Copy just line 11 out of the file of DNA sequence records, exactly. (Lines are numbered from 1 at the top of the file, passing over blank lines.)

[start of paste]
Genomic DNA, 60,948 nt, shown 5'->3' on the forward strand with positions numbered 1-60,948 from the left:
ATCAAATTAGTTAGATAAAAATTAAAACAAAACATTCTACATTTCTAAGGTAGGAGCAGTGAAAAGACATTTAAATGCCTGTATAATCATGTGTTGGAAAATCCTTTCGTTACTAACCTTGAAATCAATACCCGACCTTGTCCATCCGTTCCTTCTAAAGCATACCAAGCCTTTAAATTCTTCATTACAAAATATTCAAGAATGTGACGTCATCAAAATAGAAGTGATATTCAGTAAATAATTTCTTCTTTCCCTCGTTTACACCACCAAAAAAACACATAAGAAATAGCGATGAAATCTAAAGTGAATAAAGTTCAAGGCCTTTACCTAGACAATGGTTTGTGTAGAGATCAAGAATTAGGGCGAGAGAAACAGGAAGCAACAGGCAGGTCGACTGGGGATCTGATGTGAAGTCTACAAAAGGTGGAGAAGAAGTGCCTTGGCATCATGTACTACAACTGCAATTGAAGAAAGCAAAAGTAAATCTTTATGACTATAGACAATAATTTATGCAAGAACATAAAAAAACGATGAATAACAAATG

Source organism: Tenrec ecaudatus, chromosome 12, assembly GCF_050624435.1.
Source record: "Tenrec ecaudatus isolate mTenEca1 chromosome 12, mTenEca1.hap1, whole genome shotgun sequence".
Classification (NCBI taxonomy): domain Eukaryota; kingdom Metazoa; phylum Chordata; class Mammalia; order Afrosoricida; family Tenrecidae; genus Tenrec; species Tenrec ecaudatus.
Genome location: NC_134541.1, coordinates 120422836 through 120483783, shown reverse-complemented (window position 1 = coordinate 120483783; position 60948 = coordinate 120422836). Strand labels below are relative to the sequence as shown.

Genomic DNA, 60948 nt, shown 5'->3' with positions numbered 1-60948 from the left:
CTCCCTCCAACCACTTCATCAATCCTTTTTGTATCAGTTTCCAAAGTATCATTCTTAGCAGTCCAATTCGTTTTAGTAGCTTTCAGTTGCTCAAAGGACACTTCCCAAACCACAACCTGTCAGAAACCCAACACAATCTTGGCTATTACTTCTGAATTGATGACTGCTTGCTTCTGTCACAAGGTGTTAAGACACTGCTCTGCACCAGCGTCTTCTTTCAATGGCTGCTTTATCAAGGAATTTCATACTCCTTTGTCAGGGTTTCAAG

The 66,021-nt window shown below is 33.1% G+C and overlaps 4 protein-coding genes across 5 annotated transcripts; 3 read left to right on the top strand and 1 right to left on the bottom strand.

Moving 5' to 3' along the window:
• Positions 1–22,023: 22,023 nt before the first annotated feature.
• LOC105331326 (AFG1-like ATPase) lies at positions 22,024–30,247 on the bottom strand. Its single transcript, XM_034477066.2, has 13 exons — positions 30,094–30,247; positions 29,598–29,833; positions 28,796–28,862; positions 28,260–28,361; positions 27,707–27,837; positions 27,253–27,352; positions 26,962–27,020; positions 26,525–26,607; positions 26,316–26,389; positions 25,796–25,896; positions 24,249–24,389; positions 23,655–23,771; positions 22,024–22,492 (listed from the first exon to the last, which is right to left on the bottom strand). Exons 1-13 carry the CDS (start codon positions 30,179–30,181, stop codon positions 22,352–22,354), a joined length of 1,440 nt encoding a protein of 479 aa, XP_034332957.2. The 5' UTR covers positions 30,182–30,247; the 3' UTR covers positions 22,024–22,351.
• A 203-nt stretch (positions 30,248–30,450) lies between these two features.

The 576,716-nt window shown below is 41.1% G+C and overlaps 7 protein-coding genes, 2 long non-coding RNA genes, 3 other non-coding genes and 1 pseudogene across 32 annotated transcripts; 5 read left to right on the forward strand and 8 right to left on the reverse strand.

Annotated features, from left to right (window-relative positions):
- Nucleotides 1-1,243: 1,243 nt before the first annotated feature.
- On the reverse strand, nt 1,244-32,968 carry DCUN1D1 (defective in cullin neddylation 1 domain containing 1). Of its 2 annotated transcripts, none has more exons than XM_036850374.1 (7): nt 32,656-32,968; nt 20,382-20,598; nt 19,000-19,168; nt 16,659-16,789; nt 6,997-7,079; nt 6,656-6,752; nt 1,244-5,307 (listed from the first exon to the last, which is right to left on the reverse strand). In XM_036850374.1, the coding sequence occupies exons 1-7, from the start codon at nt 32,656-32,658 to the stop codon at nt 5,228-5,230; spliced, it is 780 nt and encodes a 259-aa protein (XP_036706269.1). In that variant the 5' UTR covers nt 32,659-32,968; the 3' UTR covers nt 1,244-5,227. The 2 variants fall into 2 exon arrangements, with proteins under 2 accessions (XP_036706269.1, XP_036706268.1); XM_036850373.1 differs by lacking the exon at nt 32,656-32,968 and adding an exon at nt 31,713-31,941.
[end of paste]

• Positions 1–22,023: 22,023 nt before the first annotated feature.